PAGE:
Tribocorrosion Apparatus for Biomedical Applications: Development and Initial Outcomes
Peter K. Rossman,
Mathew T. Mathew.
Titanium alloy is commonly used in dental implants as the material for the abutment that connects the crown to
the screw drilled into the bone. During mastication, small fretting movements between the abutment and the screw can
occur and saliva can enter in to the contact zone, causing fretting-corrosion (tribocorrosion) mechanisms in the abutment.
These tribocorrosion mechanisms can lead to weakening and possible failure of the implant. This study will validate the
use of a novel apparatus for tribologial studies. To confirm the accuracy of the apparatus, titanium type 5 (Ti6Al4V) alloy
discs were polished and placed in a nonconductive basin with artificial saliva as the electrolyte. A potentiostat made by
Biologic was used with a three electrode system. Two biomedical applications were considered for the pilot tests, i.e.
Dentistry and orthopedics. Artificial saliva at pH of 6.5 and bovine calf serum (BCS) of pH 7.6 were used as electrolyte.
The plate then underwent a tribological motion (fretting). Tribocorosion tests were conducted in a free potential mode.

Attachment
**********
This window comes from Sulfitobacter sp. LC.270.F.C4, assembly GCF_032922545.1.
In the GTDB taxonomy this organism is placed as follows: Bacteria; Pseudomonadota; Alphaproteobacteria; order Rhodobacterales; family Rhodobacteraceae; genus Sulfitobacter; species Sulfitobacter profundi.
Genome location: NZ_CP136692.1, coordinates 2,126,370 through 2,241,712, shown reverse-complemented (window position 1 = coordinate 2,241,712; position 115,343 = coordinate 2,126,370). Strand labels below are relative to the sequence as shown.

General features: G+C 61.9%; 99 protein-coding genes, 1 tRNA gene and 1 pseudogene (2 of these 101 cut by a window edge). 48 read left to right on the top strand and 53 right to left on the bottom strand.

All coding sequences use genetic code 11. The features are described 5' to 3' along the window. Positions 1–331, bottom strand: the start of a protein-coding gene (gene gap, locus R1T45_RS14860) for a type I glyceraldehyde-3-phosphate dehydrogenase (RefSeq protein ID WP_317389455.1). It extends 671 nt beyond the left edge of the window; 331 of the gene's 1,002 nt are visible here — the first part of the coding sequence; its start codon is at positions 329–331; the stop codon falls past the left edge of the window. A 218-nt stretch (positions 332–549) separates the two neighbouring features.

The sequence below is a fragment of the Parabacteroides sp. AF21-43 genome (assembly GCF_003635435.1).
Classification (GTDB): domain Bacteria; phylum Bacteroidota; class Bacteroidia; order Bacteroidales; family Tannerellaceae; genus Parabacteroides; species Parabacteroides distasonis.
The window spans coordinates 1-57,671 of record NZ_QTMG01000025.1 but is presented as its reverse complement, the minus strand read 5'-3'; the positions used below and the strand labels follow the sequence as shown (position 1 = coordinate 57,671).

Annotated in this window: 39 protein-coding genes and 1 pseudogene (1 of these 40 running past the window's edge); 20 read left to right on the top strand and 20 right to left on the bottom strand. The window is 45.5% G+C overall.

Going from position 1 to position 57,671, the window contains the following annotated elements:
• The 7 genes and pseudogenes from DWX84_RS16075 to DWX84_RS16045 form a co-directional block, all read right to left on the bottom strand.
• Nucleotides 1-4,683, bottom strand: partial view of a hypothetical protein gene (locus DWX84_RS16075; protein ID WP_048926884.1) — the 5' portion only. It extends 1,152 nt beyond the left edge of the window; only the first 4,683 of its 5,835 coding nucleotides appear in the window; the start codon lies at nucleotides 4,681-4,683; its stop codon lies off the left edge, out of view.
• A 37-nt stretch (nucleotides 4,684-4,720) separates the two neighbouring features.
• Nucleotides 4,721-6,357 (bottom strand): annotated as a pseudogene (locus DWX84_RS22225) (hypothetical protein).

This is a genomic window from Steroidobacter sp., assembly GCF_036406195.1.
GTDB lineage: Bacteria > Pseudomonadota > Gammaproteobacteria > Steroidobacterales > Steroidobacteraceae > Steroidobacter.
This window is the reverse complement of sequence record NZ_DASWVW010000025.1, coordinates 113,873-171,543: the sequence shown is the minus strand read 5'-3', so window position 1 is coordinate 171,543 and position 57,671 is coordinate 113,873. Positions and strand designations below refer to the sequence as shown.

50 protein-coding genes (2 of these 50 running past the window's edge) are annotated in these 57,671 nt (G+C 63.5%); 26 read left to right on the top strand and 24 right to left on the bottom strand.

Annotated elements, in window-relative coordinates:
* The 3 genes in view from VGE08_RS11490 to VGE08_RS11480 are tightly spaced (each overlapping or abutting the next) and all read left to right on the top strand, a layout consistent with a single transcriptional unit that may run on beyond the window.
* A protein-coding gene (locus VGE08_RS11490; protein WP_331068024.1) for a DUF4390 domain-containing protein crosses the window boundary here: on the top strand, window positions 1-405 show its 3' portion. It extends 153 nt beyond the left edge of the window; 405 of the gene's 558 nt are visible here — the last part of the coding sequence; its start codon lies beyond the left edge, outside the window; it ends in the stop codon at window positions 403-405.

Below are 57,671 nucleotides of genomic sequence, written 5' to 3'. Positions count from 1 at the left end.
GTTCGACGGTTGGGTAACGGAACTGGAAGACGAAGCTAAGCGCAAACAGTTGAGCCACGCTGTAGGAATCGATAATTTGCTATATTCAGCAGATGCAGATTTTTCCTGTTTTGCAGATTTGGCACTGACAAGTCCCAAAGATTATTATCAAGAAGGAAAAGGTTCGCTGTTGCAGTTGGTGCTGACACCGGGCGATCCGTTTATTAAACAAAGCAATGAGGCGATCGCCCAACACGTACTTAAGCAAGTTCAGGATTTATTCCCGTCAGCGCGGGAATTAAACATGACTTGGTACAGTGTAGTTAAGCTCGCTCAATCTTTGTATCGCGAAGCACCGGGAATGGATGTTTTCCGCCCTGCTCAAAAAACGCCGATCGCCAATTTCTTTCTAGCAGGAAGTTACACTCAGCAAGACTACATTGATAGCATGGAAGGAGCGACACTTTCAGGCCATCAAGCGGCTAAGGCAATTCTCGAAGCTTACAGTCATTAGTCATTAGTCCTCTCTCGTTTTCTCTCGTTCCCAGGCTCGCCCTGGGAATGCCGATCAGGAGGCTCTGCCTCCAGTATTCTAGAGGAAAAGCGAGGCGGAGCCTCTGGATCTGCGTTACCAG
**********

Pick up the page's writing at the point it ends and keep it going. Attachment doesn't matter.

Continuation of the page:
Potential and the coefficient of friction were monitored during the test. The tests were performed under loads of 2N and
5N. Electrochemical impedance spectroscopy (EIS) tests were conducted before and after the tribcorrosion tests (at Ecorr,
100 Hz to 0.05 Hz, ± 10mV). The value of the corrosion potential during fretting was within values of other corrosion
potentials published by similar studies. This shows that the tribocorrosion apparatus constructed can be used in
tribological studies and it can provide accurate electrochemical responses associated with tribological events. The
apparatus could be used for different biomedical applications in dentistry and orthopedics.
Keywords: Apparatus, dental implant, tribocorrosion, tribology.
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